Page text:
Despite changes in staff, Texas defense still unable to produce

Garrett Callahan

Just one week after Mack Brown demoted defensive coordinator Manny Diaz and brought in the familiar face of Greg Robinson, the Longhorns fell once again to a non-conference opponent. Texas opens up the season 1-2 for the first time since 1998 — Brown’s first year. Here are four things that stood out from Saturday’s game:

Robinson’s new defense

New is used very loosely in that title. While Robinson only had less than a week to improve a defense that was in a state of turmoil, it looked like little had improved on Saturday evening. On Ole Miss’ first two drives, the Longhorns were unable to stop quarterback Bo Wallace and allowed them to get up by two scores. In the second quarter, flashes of a solid Texas defense showed its face, but only lasted minimal time.

Robinson’s defense gave up 449 yards of total offense — over 100 yards more than he gave up on average per game in 2004. Once again the Longhorns were unable to stop the run game, which tallied a total of six touchdowns for the Rebels. Jeff Scott of Ole Miss ran for 164 yards with an average of 8.6 yards per carry.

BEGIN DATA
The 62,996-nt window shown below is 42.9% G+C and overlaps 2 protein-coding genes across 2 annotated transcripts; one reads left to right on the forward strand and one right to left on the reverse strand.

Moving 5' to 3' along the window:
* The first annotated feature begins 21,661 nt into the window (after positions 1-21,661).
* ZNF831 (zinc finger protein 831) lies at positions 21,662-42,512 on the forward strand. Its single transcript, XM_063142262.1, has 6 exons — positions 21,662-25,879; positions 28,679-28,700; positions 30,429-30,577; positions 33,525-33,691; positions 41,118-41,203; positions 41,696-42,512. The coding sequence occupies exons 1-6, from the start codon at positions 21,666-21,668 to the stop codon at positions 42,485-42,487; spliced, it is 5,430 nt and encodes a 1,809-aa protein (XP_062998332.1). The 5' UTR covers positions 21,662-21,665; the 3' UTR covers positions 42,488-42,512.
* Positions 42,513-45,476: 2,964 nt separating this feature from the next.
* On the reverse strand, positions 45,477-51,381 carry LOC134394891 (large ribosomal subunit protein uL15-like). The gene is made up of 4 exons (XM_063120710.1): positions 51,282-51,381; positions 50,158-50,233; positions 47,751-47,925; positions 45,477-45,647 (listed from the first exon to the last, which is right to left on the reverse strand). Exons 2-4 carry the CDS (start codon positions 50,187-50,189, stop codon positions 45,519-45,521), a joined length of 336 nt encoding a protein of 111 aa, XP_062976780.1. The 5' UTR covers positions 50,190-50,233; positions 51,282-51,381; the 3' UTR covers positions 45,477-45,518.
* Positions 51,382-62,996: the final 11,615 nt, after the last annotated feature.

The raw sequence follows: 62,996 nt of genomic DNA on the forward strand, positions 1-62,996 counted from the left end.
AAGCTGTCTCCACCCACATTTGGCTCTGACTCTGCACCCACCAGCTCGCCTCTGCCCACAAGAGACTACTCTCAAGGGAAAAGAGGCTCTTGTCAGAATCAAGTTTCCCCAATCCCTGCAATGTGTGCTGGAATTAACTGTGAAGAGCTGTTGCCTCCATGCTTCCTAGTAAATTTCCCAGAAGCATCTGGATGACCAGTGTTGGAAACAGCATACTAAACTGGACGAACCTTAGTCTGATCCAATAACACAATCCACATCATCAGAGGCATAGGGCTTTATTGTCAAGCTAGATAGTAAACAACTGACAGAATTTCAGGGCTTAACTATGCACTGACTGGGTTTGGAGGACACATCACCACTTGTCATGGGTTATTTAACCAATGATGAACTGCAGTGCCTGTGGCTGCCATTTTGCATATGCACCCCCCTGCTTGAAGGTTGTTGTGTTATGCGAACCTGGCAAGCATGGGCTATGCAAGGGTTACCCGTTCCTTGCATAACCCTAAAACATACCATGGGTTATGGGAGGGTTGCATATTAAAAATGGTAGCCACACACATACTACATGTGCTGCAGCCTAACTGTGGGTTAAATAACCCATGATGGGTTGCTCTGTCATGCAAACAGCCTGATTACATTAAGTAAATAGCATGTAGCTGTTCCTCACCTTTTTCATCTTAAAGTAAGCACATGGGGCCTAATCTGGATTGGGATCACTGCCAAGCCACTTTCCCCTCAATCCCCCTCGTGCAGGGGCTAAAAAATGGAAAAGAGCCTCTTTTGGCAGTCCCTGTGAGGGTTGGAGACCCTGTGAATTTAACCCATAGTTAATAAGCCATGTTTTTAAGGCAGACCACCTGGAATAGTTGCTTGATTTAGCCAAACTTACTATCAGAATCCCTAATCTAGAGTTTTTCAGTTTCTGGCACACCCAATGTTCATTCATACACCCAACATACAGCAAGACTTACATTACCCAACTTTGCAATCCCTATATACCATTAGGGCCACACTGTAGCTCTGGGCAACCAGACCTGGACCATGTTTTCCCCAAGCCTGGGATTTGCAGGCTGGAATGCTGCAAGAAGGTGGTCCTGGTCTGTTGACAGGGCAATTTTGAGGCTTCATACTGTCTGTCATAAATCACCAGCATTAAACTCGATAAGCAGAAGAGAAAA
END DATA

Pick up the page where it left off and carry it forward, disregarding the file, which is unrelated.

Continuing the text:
Missed Opportunities

Texas had many opportunities to get on the board but were unable to capitalize. With 39 seconds left in the first half, Ole Miss took over on its own 28-yard line. The Rebels were able to drive down to Texas’ 35 and set up a 52-yard field goal from Andrew Ritter to give Ole Miss momentum going into halftime.

Also in the second quarter, Texas was able to force an Ole Miss turnover in the red zone and advanced to the goal line, drawing a pass interference. With the ball on the two-yard line, the Longhorns committed two false start penalties that pushed the team back ten yards. Texas had to settle for a field goal, which took away four points the team desperately needed.

Trouble of slow starts not a problem Saturday

In Texas’ first two games, a main concern was the problem of slow starts for the Longhorns. Although Texas did get down by 14 points in the first quarter, they were able to generate offensive production and talks of a slow start were thrown out.

This week, it was the opposite for the Longhorns. After a solid first half in which they came out on top, Texas finished poorly and was unable to carry its production throughout the whole game. Instead, the Longhorns surrendered 27 unanswered points in the second half.

Turnovers not a problem

In the last two games, the Longhorns have only committed one turnover. That came Saturday night when Malcolm Brown knocked the ball out of Case McCoy’s hand, causing a fumble, which was recovered up by Ole Miss. The Longhorns have now been outscored 84-44 in their last two contests despite only turning over the ball once.

This feat says something to the fact that Texas has had extreme difficulty on the defensive side of the ball. Missed tackles along with a severe lack in run defense have become problematic for the Longhorns.